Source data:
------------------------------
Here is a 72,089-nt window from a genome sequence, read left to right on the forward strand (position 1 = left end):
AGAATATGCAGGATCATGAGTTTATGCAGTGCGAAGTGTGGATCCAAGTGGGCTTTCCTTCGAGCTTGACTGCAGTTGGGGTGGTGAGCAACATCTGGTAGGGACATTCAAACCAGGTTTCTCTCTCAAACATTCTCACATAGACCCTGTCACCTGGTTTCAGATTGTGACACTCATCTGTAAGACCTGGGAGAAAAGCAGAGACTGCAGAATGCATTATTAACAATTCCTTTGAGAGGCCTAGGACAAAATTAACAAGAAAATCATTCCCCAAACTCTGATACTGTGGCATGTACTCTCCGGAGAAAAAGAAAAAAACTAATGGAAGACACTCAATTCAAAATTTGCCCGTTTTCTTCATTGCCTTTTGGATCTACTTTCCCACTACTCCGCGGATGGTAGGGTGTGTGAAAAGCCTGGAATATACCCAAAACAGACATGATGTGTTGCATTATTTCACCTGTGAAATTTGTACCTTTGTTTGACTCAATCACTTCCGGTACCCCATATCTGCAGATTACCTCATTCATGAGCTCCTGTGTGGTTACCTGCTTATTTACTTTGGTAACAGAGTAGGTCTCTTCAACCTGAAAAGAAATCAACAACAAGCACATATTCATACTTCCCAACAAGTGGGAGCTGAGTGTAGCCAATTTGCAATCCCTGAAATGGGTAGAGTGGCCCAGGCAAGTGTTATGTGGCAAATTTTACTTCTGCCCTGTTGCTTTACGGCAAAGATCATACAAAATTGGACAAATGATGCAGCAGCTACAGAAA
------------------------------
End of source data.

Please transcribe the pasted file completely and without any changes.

Here is a 72,089-nt window from a genome sequence, read left to right on the forward strand (position 1 = left end):
AGAATATGCAGGATCATGAGTTTATGCAGTGCGAAGTGTGGATCCAAGTGGGCTTTCCTTCGAGCTTGACTGCAGTTGGGGTGGTGAGCAACATCTGGTAGGGACATTCAAACCAGGTTTCTCTCTCAAACATTCTCACATAGACCCTGTCACCTGGTTTCAGATTGTGACACTCATCTGTAAGACCTGGGAGAAAAGCAGAGACTGCAGAATGCATTATTAACAATTCCTTTGAGAGGCCTAGGACAAAATTAACAAGAAAATCATTCCCCAAACTCTGATACTGTGGCATGTACTCTCCGGAGAAAAAGAAAAAAACTAATGGAAGACACTCAATTCAAAATTTGCCCGTTTTCTTCATTGCCTTTTGGATCTACTTTCCCACTACTCCGCGGATGGTAGGGTGTGTGAAAAGCCTGGAATATACCCAAAACAGACATGATGTGTTGCATTATTTCACCTGTGAAATTTGTACCTTTGTTTGACTCAATCACTTCCGGTACCCCATATCTGCAGATTACCTCATTCATGAGCTCCTGTGTGGTTACCTGCTTATTTACTTTGGTAACAGAGTAGGTCTCTTCAACCTGAAAAGAAATCAACAACAAGCACATATTCATACTTCCCAACAAGTGGGAGCTGAGTGTAGCCAATTTGCAATCCCTGAAATGGGTAGAGTGGCCCAGGCAAGTGTTATGTGGCAAATTTTACTTCTGCCCTGTTGCTTTACGGCAAAGATCATACAAAATTGGACAAATGATGCAGCAGCTACAGAAA